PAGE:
Crispy Gamer

Pre-E3 pressers bring the (external) star power



(Photo: VentureBeat)

"When you match [our developers] with some of the biggest celebrities in the world, you get nothing less than gaming perfection."
-Joel McHale, introducing Ubisoft's pre-E3 press conference

E3 hasn't even officially started yet, but it's already a star-studded affair.

It started in early and spectacular fashion at Microsoft's press conference, where Paul McCartney and Ringo Starr joining Beatles widows Yoko Ono and Olivia Harrison for a quick introduction to The Beatles: Rock Band. By the end of the day's three press conferences (including presentations from EA and Ubisoft), lucky attendess would get to see household names like Tony Hawk, Steven Spielberg, Pete Sampras, Jack Black, James Cameron, Shaun White and PELE hawking games. While celebrities appearing at E3 press conferences is nothing new, the sheer concentration of big names at today's pressers was definitely noteworthy (maybe that's why Mr. McHale noted it, as seen in the quote above).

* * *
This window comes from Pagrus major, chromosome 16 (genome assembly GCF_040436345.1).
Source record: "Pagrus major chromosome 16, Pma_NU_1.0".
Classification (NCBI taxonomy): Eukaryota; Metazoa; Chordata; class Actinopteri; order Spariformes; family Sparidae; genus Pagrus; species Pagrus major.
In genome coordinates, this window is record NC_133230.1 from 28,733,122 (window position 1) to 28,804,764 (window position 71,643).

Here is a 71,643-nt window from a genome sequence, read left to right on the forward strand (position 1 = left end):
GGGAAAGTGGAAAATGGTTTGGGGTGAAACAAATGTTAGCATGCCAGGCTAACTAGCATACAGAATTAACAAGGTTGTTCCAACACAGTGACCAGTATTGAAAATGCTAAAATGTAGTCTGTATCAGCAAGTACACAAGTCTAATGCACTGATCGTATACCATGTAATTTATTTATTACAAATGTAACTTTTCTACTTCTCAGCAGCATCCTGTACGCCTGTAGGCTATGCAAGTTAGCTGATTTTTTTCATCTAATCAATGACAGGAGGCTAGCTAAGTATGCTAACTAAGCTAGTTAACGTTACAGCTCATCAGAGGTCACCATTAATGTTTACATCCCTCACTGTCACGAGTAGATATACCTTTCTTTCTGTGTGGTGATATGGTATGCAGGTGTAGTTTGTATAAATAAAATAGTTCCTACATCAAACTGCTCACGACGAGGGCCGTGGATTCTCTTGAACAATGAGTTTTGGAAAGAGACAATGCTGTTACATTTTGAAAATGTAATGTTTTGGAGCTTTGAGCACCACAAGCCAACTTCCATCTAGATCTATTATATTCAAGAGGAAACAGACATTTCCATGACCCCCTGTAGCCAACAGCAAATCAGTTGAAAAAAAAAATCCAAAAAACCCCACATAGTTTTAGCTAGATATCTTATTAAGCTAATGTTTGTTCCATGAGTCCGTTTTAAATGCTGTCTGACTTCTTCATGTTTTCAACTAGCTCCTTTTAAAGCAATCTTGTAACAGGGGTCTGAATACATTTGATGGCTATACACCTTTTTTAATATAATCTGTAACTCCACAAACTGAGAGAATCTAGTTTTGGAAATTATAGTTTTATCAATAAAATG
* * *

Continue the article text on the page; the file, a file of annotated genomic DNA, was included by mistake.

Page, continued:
All this star-power seems like great news for the visibility of the game industry, especially among the general public that doesn't follow the industry too closely. But look at that list of celebrity names again. The worlds of music, movies and sports are all well represented, but there isn't one household name gaming celebrity among the E3 presser presenters so far. Sure, game creators like Hideo Kojima, Peter Molyneux, Ray Muzyka, Greg Zeschuk and Tetsuya Miziguchi drew raucous applause from the crowd of game journalists when they appeared, but none of those developers were able to create mainstream headlines the way the other big names did. With a few exceptions (Shigeru Miyamoto and Will Wright, perhaps) our industry just doesn't seem able to generate the same kind of star power that other areas of entertainment do, routinely.

So while it's nice to see big names from other media lending their voices to the game industry this week, I think I'll be more gratified when the industry itself is big enough to generate more celebrities of its own.